In general, this project requires minimal tools. For starters, you’ll need household cleaner and a sponge to clean the area before getting started. Additionally, you’ll need:

  • Protective gear (goggles, respirator or mask and gloves)
  • Rotary tool
  • Drill
  • 80-grit sanding paper
  • Fine grit sanding paper
  • Cellophane tape
  • Two-component foam
  • Fiberglass mesh/cloth
  • Fiberglass repair kit

What Type of Repair? Crack, Chip or Hole?

Assessing the damage is the first step to determining the type of repair needed. Over time, heavy use can leave fiberglass, acrylic and other tub and shower materials vulnerable to cracking and chipping. Additionally, if something heavy drops on the surface, it could leave a large crack or a substantial hole, especially if the base isn’t properly supported.

Superficial chips, cracks and scratches may only require simple filling and refinishing. But for large ones, a professional should address the potential underlying problem and add extra support to the structure before patching and refinishing the base.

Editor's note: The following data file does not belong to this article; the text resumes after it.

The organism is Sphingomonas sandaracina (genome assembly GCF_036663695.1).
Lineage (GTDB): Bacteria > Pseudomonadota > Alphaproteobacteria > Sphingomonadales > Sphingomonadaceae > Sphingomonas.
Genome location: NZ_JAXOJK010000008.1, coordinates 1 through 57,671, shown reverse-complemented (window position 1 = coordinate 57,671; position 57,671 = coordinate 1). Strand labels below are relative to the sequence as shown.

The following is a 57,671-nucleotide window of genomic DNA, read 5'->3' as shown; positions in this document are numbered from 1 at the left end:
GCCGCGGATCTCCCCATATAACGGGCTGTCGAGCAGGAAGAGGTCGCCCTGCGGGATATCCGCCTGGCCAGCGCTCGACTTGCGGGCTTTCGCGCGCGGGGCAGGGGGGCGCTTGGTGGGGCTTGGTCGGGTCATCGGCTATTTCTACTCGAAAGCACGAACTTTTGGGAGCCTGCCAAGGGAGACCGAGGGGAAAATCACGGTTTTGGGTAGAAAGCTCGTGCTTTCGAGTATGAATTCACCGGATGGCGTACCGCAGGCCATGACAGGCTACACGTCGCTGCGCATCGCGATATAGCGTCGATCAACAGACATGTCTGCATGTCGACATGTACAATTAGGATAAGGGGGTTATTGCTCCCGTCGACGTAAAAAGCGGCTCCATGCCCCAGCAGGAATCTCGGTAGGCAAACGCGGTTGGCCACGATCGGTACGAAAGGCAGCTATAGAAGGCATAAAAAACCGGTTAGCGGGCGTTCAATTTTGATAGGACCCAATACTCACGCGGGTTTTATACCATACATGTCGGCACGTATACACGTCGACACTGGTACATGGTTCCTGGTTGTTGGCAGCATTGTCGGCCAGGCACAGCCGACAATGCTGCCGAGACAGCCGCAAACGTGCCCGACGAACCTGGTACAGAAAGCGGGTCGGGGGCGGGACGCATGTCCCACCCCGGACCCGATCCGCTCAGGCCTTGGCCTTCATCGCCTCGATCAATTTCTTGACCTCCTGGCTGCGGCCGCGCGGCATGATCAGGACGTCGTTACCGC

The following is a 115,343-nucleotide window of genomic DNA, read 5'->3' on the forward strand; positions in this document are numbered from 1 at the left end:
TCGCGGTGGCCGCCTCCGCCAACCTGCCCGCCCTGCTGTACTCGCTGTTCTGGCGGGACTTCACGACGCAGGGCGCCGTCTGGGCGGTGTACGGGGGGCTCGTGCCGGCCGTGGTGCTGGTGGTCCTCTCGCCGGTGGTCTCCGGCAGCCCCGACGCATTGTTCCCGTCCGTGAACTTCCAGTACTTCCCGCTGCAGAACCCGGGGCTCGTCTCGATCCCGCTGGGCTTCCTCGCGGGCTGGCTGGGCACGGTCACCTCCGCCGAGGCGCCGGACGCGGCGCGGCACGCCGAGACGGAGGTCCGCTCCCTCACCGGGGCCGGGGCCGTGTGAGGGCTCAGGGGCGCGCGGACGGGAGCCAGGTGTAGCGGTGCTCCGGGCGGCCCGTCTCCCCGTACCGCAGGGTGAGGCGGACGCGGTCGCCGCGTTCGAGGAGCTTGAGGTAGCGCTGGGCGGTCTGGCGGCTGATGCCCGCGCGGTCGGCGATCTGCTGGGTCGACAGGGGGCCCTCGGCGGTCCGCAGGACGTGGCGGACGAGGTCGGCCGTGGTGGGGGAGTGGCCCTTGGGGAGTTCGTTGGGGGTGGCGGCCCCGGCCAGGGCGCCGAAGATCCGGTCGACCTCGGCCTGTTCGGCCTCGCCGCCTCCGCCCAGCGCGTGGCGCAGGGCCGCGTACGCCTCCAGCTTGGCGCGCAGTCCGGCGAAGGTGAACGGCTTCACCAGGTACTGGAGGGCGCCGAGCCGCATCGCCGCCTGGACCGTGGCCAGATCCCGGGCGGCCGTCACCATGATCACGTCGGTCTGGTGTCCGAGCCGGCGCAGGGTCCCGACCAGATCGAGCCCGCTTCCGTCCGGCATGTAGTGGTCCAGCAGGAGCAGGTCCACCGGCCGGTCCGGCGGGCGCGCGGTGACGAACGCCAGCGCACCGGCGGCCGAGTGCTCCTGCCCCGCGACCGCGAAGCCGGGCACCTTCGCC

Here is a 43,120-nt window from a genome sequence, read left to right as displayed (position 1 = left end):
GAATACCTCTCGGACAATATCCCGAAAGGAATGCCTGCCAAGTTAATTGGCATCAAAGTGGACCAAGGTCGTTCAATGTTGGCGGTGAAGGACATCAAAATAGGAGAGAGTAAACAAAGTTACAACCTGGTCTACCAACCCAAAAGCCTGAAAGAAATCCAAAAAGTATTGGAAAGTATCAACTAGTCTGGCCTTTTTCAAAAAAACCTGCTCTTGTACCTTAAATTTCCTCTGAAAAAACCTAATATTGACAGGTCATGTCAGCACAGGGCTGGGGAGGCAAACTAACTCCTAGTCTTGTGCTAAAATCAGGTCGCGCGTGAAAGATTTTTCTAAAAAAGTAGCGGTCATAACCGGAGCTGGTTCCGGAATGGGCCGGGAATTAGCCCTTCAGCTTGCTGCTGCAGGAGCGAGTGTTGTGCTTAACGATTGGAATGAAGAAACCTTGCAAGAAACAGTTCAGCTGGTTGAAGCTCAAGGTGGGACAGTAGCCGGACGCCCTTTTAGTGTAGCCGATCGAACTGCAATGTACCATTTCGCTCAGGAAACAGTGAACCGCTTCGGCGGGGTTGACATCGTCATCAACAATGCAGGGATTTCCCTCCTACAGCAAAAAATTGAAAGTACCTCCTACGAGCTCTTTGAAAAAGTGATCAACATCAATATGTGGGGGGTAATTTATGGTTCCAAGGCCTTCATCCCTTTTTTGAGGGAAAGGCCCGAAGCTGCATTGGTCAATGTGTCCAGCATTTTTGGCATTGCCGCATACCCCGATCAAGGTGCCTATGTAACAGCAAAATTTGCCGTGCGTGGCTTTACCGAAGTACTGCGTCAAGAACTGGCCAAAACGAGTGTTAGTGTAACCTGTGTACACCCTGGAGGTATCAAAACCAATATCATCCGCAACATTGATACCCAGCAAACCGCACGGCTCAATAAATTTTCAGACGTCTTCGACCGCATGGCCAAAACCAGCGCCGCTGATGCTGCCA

What to Look for in a Bathtub Repair Kit

To make your repair simple and stress-free, look for an all-inclusive kit that has everything you need to fix most issues. Minimally, kits include:

  • Polyester resin/epoxy in putty or paste form
  • Liquid hardener
  • Mixing stick and tray or mat
  • Sandpaper of various grits
  • Protective gloves
  • Colorants for common tub hues (i.e. almond, off-white), if needed
  • Finishing polish

For larger cracks and pits, it may also be necessary to purchase fiberglass mesh to reinforce the putty and make it less likely to dimple. As a rule, use mesh for any crack wider than a quarter-inch or an open hole that is too large to fill in with the resin mixture alone. More extensive problems caused by improper installation and support may require drilling shallow holes in the tub, filling those holes with two-component foam, and adding fiberglass patches before using a refinishing kit.

Return to Top

Step-by-Step Guide